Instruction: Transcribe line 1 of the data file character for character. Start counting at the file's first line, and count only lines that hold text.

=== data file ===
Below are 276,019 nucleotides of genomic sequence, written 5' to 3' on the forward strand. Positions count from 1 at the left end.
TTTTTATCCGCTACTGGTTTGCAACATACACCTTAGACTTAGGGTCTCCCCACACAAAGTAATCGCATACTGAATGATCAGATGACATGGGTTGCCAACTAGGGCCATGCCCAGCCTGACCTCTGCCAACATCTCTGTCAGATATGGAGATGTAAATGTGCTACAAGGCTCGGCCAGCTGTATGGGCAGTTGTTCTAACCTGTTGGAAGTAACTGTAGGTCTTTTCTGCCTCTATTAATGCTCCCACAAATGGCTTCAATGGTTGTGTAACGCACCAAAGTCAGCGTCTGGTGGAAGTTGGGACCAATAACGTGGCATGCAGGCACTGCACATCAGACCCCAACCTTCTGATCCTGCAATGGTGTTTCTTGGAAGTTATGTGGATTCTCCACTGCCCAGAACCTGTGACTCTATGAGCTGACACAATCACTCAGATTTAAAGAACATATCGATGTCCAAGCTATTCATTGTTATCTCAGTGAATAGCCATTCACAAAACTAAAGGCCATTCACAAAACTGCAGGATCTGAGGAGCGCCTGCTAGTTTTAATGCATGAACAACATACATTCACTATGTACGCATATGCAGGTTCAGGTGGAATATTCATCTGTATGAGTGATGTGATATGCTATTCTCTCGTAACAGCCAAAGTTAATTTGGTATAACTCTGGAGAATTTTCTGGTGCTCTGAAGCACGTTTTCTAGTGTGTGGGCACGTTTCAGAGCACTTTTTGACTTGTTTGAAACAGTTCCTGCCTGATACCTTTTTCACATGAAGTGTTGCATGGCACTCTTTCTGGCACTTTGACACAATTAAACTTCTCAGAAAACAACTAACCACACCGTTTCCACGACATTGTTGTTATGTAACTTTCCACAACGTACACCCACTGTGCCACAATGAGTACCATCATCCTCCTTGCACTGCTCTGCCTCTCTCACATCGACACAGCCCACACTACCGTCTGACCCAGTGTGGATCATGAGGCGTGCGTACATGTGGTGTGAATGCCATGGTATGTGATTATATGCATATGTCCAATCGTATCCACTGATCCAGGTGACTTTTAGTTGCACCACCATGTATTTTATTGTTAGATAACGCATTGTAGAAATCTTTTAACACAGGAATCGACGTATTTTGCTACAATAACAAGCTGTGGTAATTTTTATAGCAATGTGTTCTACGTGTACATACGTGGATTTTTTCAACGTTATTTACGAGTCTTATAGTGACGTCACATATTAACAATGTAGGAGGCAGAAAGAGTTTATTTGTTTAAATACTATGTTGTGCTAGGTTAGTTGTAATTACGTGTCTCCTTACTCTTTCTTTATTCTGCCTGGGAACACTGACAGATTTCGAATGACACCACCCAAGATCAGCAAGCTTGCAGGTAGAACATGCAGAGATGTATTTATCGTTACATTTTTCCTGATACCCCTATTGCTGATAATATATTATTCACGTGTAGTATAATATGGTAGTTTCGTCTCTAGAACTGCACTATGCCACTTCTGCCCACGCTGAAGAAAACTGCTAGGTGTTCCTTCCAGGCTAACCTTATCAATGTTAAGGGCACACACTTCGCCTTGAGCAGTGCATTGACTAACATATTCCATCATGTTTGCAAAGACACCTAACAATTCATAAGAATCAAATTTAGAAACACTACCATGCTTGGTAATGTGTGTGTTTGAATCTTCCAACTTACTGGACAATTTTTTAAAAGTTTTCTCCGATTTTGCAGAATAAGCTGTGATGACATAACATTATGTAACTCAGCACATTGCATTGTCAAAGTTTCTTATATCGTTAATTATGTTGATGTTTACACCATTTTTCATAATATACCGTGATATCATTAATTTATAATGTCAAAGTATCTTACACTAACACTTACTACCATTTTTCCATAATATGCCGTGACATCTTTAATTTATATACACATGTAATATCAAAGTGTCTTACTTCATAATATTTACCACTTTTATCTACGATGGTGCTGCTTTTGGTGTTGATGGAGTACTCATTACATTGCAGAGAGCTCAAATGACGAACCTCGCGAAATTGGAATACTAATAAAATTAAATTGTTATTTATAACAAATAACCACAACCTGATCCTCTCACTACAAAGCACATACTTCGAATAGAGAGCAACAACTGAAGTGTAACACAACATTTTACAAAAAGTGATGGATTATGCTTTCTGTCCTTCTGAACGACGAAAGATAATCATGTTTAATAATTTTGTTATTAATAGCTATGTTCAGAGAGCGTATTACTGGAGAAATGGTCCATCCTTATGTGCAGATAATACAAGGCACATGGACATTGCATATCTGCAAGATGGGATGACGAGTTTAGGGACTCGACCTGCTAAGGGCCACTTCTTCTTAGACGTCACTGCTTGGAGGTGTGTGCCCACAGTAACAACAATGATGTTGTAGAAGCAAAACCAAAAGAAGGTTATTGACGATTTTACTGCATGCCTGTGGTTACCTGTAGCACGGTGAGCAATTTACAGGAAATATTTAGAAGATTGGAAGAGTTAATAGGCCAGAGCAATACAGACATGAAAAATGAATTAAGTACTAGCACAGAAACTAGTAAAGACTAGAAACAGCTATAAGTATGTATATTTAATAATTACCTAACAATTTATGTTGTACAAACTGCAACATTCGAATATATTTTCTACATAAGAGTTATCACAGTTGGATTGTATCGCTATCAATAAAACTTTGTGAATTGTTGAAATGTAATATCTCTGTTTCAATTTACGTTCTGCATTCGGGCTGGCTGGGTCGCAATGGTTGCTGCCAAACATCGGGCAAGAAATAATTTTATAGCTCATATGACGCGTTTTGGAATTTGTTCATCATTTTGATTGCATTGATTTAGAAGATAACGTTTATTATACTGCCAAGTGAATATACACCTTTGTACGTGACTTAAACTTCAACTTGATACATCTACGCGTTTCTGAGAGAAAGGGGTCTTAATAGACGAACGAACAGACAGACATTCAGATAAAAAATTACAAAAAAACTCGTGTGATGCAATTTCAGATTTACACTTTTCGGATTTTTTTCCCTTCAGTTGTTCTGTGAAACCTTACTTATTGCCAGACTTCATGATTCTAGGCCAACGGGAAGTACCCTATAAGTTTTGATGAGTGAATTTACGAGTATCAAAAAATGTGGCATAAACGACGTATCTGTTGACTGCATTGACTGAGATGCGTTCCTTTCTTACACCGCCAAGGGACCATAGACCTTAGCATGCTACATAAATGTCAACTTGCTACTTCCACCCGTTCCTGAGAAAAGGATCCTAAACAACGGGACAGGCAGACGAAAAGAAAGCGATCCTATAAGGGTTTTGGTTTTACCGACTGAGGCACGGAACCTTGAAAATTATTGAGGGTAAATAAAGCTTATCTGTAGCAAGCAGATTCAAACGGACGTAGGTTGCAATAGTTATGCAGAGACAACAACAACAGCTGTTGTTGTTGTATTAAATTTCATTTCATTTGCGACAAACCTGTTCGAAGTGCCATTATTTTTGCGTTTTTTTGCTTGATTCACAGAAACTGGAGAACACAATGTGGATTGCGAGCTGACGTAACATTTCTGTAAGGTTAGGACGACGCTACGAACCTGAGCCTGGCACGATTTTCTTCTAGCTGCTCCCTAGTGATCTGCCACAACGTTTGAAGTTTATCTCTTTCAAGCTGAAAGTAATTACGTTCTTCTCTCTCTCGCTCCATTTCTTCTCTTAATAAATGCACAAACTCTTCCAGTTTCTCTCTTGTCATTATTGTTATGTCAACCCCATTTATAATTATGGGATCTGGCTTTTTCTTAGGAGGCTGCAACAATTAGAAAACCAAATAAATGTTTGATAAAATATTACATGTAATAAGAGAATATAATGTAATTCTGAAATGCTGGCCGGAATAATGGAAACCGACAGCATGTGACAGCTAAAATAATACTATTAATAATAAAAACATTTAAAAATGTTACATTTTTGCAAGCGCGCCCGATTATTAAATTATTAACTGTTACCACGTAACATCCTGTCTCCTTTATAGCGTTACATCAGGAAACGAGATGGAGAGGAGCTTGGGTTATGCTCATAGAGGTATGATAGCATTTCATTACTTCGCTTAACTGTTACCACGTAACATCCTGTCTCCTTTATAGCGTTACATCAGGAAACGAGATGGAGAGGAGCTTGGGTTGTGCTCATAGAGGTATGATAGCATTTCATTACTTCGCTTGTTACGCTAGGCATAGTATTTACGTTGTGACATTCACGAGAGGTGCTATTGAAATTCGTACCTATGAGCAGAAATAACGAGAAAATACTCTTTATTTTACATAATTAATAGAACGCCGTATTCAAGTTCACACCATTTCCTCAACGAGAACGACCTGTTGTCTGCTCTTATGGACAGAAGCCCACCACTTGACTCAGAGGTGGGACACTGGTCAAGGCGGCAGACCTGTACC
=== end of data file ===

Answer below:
Below are 276,019 nucleotides of genomic sequence, written 5' to 3' on the forward strand. Positions count from 1 at the left end.